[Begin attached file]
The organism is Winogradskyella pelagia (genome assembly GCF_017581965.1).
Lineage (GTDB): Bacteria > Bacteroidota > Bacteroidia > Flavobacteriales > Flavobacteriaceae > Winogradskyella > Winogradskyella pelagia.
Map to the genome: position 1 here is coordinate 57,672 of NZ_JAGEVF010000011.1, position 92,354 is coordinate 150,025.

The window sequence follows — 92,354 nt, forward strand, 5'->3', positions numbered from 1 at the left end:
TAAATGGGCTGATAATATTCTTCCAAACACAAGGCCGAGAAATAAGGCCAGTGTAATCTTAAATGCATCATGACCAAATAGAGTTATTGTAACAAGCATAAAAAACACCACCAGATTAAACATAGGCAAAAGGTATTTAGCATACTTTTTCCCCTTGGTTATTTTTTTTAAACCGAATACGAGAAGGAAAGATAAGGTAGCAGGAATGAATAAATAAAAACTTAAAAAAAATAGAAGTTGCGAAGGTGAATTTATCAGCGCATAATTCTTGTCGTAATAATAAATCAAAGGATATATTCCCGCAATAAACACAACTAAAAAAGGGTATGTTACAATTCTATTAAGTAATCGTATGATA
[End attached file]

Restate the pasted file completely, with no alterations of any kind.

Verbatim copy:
The organism is Winogradskyella pelagia (genome assembly GCF_017581965.1).
Lineage (GTDB): Bacteria > Bacteroidota > Bacteroidia > Flavobacteriales > Flavobacteriaceae > Winogradskyella > Winogradskyella pelagia.
Map to the genome: position 1 here is coordinate 57,672 of NZ_JAGEVF010000011.1, position 92,354 is coordinate 150,025.

The window sequence follows — 92,354 nt, forward strand, 5'->3', positions numbered from 1 at the left end:
TAAATGGGCTGATAATATTCTTCCAAACACAAGGCCGAGAAATAAGGCCAGTGTAATCTTAAATGCATCATGACCAAATAGAGTTATTGTAACAAGCATAAAAAACACCACCAGATTAAACATAGGCAAAAGGTATTTAGCATACTTTTTCCCCTTGGTTATTTTTTTTAAACCGAATACGAGAAGGAAAGATAAGGTAGCAGGAATGAATAAATAAAAACTTAAAAAAAATAGAAGTTGCGAAGGTGAATTTATCAGCGCATAATTCTTGTCGTAATAATAAATCAAAGGATATATTCCCGCAATAAACACAACTAAAAAAGGGTATGTTACAATTCTATTAAGTAATCGTATGATA